Apocalypses and Armageddons

I was thinking this week about nuclear weapons. And yes, this was before my phone blipped with the headline news about North Korea and certain inflammatory remarks. I was remembering how, even though I’m a little too young to have hid under my desk during the height of the Cold War, fear of nuclear Armageddon was the big specter of doom hanging over my childhood. I remember seeing graphics about how many times over we could destroy the world with the current arsenals of the US and the Soviet Union. Today I looked up the exact number—at the height of the nuclear arms race there were more than 64,000 nuclear warheads on our planet. That was in 1986. I was ten. I don’t remember what television shows and films I saw at that time, but I clearly remember the image of ICBMs streaking across a radar map of the world, the American ones in blue and the Soviet ones in red. Going in opposite directions. I’m sure I didn’t see this image only once. Of course in most movies a spy disarmed the nukes, or a superhero stopped them, or there was some amazing last-minute diplomacy and they all blew up in the sky. (more…)

Writing fight scenes, part 2

Two more thoughts about writing fight scenes.
  1. Stay in your POV character’s head.
This is always important no matter what you’re writing. In a fight scene, though, it matters a lot whether you’re writing from the point of view of a person who’s never been in a fight before and is terrified and confused, or a person who is used to combat and knows what to expect and watches for their enemy’s tells, or even a robot or other non-human person who observes the entire thing without emotion. The same fight could look very different from different points of view. (more…)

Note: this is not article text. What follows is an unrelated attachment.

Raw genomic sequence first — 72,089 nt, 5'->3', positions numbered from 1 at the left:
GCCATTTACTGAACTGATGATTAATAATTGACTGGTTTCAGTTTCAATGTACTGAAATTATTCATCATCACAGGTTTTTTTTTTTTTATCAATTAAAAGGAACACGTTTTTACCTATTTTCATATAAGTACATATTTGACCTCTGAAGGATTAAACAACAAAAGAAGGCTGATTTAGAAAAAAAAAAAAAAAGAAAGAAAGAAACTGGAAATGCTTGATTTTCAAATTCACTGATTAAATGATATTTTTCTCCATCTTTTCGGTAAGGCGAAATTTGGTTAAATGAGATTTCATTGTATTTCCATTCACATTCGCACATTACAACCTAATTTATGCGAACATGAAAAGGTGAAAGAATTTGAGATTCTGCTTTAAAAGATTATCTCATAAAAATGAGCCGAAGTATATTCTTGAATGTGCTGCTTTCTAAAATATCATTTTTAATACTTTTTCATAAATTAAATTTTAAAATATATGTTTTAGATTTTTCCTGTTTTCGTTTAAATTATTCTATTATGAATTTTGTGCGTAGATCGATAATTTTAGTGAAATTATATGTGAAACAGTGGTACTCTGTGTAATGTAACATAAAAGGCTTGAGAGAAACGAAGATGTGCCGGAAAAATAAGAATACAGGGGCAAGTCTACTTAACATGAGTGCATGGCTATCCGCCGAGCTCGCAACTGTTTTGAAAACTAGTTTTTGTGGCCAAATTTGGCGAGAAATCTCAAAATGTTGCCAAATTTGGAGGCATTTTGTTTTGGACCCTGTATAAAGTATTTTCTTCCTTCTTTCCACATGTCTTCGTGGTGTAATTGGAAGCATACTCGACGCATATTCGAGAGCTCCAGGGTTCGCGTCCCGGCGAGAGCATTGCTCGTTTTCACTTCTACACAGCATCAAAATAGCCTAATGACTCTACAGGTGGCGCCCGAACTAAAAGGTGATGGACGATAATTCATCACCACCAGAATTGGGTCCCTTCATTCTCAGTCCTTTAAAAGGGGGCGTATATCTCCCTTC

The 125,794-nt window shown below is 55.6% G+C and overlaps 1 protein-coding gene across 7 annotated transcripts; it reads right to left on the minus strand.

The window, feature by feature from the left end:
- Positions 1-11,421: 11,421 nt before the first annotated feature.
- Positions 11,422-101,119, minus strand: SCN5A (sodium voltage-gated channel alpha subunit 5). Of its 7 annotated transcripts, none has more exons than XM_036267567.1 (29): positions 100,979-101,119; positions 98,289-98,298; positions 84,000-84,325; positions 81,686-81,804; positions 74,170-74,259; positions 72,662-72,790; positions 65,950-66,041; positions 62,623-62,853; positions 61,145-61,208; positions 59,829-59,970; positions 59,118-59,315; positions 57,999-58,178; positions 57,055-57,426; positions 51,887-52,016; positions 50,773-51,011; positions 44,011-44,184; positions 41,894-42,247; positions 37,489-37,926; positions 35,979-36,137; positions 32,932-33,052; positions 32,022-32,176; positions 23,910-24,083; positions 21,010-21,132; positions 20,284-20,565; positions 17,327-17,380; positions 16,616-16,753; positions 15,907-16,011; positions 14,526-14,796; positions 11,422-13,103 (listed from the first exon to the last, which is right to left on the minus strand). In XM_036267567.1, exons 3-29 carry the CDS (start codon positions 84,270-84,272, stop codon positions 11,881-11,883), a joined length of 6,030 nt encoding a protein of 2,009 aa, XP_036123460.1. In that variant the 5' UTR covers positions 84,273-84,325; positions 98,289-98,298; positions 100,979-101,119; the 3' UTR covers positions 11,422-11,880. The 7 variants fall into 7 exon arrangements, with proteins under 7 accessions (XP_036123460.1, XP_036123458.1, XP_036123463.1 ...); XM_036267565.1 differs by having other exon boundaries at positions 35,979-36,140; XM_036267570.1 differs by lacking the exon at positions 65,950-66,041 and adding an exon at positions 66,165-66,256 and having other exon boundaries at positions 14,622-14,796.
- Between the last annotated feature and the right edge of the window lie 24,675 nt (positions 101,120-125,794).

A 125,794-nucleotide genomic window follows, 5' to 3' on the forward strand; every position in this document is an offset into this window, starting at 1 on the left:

Writing fight scenes, part 1

Fight scenes are crucial in any adventure story. Most writers, though, have never had to fight for our lives, so how can we write convincingly about people who do? Luckily, we all have experience with some sort of movement, and can draw on that experience to write fight scenes that make sense.
Here’s my movement background: I teach dance for my day job and am fond of contact improvisation, in which dancers do impromptu lifts and partnering. Contact improv requires an intent focus on and synchronization with your partner. It’s like a non-confrontational martial art. I’ve also done foil fencing and SCA light fighting.
Coming from my specific movement background, here are some things I’ve noted about writing fight scenes. (more…)

On Writing As A Team

I was going to write about SF clichés next, but it occurred to me that since Ruth and I write as a team, and that’s the exception rather than the rule, it might be worth musing a bit on what team writing is like. When I was little I wanted to be a writer (well, also a ballerina, and a car mechanic, and the President, but that’s a different story) so I got books from the library about how to write. This was before the existence of advice on the Internet. Most of the Internet advice for writers that I’ve come across pretty much amounts to the same thing as those books anyway—write, and keep writing, and read stuff by good writers, and revise, revise, revise. But the one thing that always got me down from those books was the assurance that writing was a lonely craft. “You must sit at your desk alone, and work. You must do this every day, alone. Did we mention ALONE? No one can help you.” This advice made me a little sad—because of course I believed it, it was written in a book—but since I was a solitary sort of person anyway and I really wanted to be a writer, I didn’t let it stop me. (more…)

In Defense of Good Characters

Ruth and I are always talking about stories, our own and other people’s–what we like, what bothers us, what could be done better, what we wish we saw more often. I thought I’d transform some of these conversations into blog posts, to get them clear in my own mind and to share them too. The first thing I’ve chosen to do is be a bit of an apologist for the good characters in stories. (more…)